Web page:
We’re lucky to have so many of these cutting-edge research operations here in my District and across New Jersey. In our District, we are proud to be home to BD, Glenmark Pharmaceuticals, Zimmer Biomet, SK Bio, Eagle Pharmaceuticals, and many others. Not to mention the life-saving work happening every day all across our great state. 

More than 372,000 New Jersey jobs are supported by the life sciences sector, with $96 billion in total economic output annually. There is nowhere to go but up. 

Even though we have some of the best facilities here in Jersey, they’re facing obstacles. Since the 1990s, the cost of doing business here has increased more than most of our peers. It’s more than 10% higher than the U.S. average, primarily because of the state’s high labor costs and our high taxes. 

Now, I helped lead the charge to fully eliminate the federal Medical Device Tax last Congress, which helps. However, the cost of doing business in New Jersey has continued to rise.

Compounding these difficulties, during the past decade, New Jersey’s biopharma industry has experienced increased competition from other states that have also been trying to raise their quotient of biopharma start-ups.

California and Massachusetts have, respectively, created ten and four times the number of companies compared with New Jersey. That’s 885 biopharma companies founded in California between 2012 and 2015, and 430 in Massachusetts — with only 89 in New Jersey. Medical device companies are also being outpaced by increased employment in states like Massachusetts, Indiana, and Minnesota.

But New Jersey remains “the medicine chest of the world.” I couldn’t be more proud — look at how this sector just saved the world with the COVID-19 vaccine.

I want us to double down so that we expand in the years ahead — and continue leading the way in medicine, developing the next cures for orphan diseases, cancers, and other diseases, and developing innovative medical devices that allow people to walk again and live normal, healthy lives.

After all, we have more than half of the twenty best global pharmaceutical companies operating here. This represents a significant opportunity to attract more companies, grow revenues, attract more jobs here, and continue leading in improving the health of people all around our nation.

It also presents an opportunity to cure rare diseases that affect our residents, including many families and children I’ve had the honor to meet and work with. Two years ago, I stood with Sean O’Malley at Hackensack Meridian Health’s children’s hospital, who beat the odds and is now in remission from pediatric cancer and living a normal healthy life.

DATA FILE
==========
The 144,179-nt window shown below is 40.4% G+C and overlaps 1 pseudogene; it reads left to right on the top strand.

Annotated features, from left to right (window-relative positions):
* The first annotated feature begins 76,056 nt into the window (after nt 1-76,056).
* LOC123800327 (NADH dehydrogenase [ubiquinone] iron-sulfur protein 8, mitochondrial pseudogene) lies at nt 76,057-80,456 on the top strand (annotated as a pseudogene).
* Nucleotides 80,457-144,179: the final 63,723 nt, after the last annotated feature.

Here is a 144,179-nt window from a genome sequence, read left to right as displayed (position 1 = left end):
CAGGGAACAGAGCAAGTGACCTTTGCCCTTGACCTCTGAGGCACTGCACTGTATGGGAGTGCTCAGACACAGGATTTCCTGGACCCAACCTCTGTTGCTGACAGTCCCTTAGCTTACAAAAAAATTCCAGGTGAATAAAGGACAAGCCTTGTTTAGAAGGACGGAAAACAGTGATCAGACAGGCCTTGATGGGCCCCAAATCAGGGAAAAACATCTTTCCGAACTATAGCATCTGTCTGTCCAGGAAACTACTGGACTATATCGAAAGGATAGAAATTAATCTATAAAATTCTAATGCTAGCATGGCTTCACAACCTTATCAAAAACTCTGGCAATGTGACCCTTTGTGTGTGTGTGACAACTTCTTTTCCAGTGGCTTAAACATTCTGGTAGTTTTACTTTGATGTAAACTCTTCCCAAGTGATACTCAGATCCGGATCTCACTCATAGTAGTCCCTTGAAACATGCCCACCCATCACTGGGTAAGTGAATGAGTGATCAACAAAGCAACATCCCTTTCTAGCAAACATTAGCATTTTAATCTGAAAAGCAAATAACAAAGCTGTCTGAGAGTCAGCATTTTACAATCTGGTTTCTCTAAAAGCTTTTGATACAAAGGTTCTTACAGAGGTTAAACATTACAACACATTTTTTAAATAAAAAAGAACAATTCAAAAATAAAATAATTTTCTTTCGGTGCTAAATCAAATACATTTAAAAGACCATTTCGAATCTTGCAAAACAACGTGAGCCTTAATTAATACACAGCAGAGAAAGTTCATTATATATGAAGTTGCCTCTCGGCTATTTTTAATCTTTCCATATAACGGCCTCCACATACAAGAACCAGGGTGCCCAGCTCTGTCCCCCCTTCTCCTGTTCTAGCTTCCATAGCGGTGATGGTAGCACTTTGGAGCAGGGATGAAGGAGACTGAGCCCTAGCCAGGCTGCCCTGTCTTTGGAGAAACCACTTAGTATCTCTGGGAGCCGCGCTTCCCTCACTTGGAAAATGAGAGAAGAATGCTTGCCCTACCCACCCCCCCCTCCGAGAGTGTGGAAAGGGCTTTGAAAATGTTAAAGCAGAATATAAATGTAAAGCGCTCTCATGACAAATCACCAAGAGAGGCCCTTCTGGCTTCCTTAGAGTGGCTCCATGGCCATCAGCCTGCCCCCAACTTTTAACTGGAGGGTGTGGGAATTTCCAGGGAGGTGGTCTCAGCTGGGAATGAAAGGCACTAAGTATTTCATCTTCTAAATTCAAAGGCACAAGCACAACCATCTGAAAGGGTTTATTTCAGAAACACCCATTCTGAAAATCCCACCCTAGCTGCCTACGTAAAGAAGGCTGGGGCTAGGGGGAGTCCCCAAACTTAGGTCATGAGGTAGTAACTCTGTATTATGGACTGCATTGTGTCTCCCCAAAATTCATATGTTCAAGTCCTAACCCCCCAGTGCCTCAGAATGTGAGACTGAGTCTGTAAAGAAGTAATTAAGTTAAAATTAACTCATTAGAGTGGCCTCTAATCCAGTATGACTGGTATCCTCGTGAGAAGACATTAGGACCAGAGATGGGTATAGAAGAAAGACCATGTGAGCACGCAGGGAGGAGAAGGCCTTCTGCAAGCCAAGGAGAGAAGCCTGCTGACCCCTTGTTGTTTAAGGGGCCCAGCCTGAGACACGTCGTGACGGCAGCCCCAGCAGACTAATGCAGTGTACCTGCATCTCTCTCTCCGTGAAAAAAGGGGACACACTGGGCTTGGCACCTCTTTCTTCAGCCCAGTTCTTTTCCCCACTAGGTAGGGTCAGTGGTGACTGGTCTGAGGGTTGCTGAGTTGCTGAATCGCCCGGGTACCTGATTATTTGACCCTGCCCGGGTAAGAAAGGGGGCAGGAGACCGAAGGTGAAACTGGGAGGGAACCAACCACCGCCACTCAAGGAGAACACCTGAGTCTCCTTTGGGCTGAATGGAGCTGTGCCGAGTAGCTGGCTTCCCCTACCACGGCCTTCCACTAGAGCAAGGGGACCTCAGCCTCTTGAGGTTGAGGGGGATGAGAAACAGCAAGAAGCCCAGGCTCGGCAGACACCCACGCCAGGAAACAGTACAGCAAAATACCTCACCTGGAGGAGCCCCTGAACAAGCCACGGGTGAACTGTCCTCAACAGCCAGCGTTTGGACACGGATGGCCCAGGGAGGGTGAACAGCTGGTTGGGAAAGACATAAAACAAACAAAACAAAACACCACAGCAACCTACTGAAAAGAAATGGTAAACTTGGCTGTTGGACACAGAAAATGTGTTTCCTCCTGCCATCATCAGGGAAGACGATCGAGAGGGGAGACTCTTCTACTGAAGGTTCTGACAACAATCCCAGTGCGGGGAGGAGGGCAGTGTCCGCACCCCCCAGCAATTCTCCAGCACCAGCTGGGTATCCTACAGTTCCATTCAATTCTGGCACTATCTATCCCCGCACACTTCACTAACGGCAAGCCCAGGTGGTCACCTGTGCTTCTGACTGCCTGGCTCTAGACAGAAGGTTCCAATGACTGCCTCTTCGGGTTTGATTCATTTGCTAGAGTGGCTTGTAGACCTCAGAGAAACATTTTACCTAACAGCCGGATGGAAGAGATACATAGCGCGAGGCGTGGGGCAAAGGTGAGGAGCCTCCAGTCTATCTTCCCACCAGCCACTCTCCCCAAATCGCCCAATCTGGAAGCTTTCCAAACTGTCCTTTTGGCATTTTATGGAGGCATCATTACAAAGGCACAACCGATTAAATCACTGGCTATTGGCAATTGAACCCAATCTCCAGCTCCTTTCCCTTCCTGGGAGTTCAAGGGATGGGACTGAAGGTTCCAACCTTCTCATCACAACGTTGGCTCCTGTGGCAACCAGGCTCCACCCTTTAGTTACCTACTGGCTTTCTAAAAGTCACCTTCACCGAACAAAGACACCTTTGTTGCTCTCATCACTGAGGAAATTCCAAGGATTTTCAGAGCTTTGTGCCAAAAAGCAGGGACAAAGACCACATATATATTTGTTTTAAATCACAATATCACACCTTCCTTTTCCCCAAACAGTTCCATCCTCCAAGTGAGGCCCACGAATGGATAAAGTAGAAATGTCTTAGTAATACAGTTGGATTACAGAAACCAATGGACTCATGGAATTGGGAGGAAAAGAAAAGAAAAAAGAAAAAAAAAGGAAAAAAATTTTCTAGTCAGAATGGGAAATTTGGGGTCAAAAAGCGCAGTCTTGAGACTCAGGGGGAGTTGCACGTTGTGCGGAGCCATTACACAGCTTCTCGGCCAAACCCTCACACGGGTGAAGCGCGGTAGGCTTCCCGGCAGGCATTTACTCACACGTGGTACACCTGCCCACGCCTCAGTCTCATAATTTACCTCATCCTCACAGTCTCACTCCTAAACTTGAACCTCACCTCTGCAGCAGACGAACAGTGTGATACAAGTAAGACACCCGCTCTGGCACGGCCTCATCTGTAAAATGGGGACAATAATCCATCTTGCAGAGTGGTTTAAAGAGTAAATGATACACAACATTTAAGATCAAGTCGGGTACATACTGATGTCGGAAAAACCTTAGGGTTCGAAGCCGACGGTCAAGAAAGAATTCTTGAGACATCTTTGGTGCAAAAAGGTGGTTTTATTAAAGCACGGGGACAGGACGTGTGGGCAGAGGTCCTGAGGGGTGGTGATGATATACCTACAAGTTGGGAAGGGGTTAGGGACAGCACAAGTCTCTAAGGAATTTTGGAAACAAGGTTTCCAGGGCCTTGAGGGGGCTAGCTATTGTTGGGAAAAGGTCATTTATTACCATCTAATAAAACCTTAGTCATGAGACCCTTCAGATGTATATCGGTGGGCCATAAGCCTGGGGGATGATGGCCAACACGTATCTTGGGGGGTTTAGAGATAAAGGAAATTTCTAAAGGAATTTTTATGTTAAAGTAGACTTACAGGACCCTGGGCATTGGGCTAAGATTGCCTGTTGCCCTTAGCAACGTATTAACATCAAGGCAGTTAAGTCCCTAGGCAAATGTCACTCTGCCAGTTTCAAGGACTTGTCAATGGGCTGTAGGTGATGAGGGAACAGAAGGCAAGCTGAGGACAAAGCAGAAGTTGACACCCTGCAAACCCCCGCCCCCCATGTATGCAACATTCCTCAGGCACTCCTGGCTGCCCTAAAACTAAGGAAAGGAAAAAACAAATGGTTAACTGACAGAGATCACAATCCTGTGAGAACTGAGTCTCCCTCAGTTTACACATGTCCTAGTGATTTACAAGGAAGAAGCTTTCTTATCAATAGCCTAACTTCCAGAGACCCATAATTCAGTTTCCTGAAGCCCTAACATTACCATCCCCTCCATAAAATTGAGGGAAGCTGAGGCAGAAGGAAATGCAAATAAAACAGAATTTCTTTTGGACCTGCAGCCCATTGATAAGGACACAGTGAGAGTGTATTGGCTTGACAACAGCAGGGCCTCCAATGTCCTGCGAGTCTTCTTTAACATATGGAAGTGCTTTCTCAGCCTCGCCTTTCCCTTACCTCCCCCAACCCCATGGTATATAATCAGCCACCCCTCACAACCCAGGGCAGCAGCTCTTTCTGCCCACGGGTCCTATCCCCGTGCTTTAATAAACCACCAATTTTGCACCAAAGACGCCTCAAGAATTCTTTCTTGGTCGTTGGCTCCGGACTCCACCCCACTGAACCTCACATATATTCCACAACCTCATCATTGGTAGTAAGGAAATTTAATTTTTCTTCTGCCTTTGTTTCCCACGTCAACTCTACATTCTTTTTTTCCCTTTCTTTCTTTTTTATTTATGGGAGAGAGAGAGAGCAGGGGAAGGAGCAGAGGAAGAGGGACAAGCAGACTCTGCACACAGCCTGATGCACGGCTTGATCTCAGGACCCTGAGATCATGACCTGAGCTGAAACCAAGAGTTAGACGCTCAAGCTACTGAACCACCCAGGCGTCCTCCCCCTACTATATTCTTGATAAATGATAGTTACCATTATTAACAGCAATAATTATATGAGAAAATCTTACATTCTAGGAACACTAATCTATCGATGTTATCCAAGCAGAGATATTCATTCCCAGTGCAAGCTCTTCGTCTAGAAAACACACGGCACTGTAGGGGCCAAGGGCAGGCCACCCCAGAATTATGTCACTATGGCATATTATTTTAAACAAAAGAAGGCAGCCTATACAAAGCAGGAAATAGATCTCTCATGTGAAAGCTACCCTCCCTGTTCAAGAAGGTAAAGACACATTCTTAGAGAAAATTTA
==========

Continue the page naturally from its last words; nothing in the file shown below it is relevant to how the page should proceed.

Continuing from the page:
Today, I’m very lucky to be joined by Rob Hyman, whose six-year-old daughter, Cameron Hyman, has a rare disease called Sanfilippo Syndrome, which affects the central nervous system — specifically the brain and spinal cord. Right now, there are no FDA- approved treatments for Sanfilippo Syndrome. It’s one of the reasons I’m here today, because we need to change that.

The Hyman family, from Wyckoff, launched the CAM Foundation, to raise funds to help invest in trials and to find a cure for this degenerative disease. Cameron is far from alone in the fight for cures for rare diseases. There are nearly 30 million people in our country who have been diagnosed with a rare disease, meaning none of us are very far from these diseases — or very far from seeing all the work that we still need to do to make sure more cures are found. 

I heard this first-hand this week, during Rare Disease Week, when I joined many of my constituents who face debilitating and life-threatening rare diseases. We must do more to provide hope and support to the families who struggle every day managing a rare disease, and also provide opportunities for our cutting-edge research institutions to finally get us to the desperately needed cures. I know we can do this.

That’s why, I will be formally introducing bipartisan legislation — Cameron’s Law — to fully restore the previous slashing of the Orphan Disease Research Tax Credit. 

We will invest and restore the credit to its original levels and give our best and brightest — many of them right here in Jersey — a fighting shot to find effective treatments for rare diseases and, eventually, find a cure to the most ruthless diseases that plague our families, loved ones, and neighbors. These drugs are often then used to cure other diseases too.

This tax credit will give families like Cameron’s the resources and hope for curing these rare diseases. It will give everyone here more research opportunities so that we can all come together and continue to ensure New Jersey is a leader in this fight. 

Here in the greatest country in the world, we can come together to solve problems and give everyone a fighting chance. Once again, thank you for joining me here today.

Thank you for everything you all do, God bless you, and may God continue to bless and watch over brave families like the Hymans and our great country.